Planta Med 2009; 75 - PJ59
DOI: 10.1055/s-0029-1234864

In vitro antibacterial activity of cloves (Syzygium aromaticum) against MRSA

U Demirpek 1, A Olgun 2, O Kısa 3, A Güvenç 4
  • 1GATA Haydarpasa Medical School, Department of Microbiology, 34668, Kadıköy, İstanbul, Turkey
  • 2Erzincan Mil. Hospital, Biochemistry Lab. 24000 Erzincan Turkey
  • 3GATA Medical School, Department of Microbiology, 06018 Etlik Ankara, Turkey
  • 4Ankara University, Faculty of Pharmacy, Department of Pharmaceutical Botany, 06100, Tandoğan, Ankara, Turkey

The process of microbial resistance against antibiotics makes it essential to seek for novel drugs. There have been many studies over the last years, in which a lot of plant species have been checked for their antimicrobial activities. Cloves (Syzygium aromaticum), which is a commonly used spice worldwide, have antibacterial, antifungal, antiviral, antioxidant, antimutagenic, anaesthetic, insecticidal, anti-inflammatory, antithrombotic, antiparasitic and antiulcerogenic activities [1]. Staphylococci are a well known cause of both hospital and community acquired infections. Isolates that have acquired methicillin resistance pose serious problems for treatment and eradication. After the introduction of the drug, Methicillin Resistant Staphylococcus aureus (MRSA) strains were reported in the early 1960s. Epidemics have occurred around the world and the clones have diversified since then. MRSA is still on the rise. Nowadays, the imminent threat of reduced susceptibility to vancomycin have emerged [2]. The purpose of this study was to evaluate antibacterial activity of cloves against MRSA. All 100 (one hundred) clinical MRSA isolates were screened by using agar dilution method. Both aqueous and ethanol extracts of cloves were obtained. All of the strains were found to be susceptible to both of the extract forms. At 1000 and 500mg/mL concentrations all of the isolates were found sensitive. At 250mg/mL, 11% of the isolates were sensitive. The isolates were multi- drug resistant, mostly against beta-lactams, aminoglycosides, tetracyclines, floroquinolones and macrolide antibiotics. In terms of a practical use of the cloves as an antibacterial drug, clinical studies are urgently needed.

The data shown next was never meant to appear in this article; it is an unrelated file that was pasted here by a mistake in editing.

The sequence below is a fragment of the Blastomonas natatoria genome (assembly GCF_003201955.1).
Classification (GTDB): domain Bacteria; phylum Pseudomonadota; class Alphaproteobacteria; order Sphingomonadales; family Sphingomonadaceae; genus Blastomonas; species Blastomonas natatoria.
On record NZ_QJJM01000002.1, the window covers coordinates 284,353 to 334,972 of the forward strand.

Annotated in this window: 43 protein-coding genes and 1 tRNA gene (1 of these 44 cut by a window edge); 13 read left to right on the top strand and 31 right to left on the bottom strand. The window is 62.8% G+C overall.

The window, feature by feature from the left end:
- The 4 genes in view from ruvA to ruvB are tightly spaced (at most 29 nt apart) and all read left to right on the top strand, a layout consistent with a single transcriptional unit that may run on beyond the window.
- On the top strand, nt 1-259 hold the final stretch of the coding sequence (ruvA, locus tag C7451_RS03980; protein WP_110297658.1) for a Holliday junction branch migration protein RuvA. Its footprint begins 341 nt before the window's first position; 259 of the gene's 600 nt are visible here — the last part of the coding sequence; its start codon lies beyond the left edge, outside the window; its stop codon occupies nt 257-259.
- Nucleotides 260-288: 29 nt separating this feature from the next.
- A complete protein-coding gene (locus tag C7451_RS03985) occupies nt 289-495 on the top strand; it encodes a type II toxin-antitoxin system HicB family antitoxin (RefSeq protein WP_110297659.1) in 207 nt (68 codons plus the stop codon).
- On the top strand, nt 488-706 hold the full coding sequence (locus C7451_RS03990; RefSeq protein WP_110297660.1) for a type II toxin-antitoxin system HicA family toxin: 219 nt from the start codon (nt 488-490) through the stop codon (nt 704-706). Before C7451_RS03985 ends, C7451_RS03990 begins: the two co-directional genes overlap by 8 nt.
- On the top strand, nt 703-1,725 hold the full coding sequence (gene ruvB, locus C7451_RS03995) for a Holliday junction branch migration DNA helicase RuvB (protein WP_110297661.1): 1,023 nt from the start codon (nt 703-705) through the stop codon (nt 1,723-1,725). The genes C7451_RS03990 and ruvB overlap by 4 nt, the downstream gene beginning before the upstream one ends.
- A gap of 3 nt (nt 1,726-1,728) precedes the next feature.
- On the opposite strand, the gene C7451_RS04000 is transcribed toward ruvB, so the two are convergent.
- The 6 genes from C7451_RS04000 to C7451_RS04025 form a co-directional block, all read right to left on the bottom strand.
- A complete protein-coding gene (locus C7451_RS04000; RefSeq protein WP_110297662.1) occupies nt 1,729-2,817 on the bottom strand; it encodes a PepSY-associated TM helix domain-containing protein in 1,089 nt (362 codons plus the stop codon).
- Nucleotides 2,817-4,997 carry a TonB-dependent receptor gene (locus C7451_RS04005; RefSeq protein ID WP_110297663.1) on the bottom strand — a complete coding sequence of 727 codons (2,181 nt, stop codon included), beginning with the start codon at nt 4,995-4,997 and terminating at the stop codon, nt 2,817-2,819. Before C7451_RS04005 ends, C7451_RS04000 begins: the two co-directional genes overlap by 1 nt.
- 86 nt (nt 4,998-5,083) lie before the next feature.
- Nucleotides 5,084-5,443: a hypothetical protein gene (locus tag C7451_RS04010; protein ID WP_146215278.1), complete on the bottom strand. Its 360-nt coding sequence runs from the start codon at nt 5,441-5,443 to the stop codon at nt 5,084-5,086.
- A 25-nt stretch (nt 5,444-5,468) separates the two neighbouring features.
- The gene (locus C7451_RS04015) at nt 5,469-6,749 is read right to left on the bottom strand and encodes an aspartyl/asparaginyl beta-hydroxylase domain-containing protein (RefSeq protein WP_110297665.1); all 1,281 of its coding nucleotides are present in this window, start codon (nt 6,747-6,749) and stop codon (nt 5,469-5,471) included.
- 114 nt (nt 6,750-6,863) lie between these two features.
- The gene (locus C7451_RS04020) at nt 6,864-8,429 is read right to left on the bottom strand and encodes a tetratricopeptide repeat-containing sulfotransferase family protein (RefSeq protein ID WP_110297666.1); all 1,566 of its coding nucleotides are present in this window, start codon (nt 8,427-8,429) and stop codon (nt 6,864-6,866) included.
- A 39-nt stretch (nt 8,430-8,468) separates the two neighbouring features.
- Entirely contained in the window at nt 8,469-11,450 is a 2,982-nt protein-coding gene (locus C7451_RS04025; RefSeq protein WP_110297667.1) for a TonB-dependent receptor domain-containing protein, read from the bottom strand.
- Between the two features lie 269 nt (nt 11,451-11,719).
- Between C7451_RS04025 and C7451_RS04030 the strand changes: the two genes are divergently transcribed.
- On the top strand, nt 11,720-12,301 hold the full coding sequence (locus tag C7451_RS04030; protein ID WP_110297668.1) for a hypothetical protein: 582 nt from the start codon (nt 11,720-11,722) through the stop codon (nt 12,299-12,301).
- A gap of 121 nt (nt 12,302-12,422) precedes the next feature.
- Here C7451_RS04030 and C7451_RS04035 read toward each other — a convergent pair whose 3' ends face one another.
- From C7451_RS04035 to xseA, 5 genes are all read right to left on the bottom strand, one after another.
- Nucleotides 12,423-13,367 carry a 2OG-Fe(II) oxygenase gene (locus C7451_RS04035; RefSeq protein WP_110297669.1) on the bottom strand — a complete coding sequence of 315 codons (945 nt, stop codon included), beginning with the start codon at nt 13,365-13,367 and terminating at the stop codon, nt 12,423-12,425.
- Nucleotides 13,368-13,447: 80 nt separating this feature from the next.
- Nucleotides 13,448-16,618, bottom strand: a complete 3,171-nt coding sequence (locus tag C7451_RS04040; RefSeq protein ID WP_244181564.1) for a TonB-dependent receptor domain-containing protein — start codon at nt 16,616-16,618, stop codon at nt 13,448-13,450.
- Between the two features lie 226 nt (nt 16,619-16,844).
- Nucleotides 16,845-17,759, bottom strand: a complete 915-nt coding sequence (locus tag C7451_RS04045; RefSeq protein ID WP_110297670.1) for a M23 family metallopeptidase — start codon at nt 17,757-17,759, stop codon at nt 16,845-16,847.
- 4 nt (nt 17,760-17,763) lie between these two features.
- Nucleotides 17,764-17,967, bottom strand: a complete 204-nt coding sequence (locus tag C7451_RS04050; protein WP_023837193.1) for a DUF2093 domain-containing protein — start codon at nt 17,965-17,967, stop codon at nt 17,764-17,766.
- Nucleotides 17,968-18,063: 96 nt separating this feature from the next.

References: [1] Chaieb, K. et al. (2007) Phytother. Res. 21:501–506.

[2] Fluit, A.C. and Schmitz, F.J. (2003) MRSA Current Perspectives. Caister Academic Press. Wymondham, UK.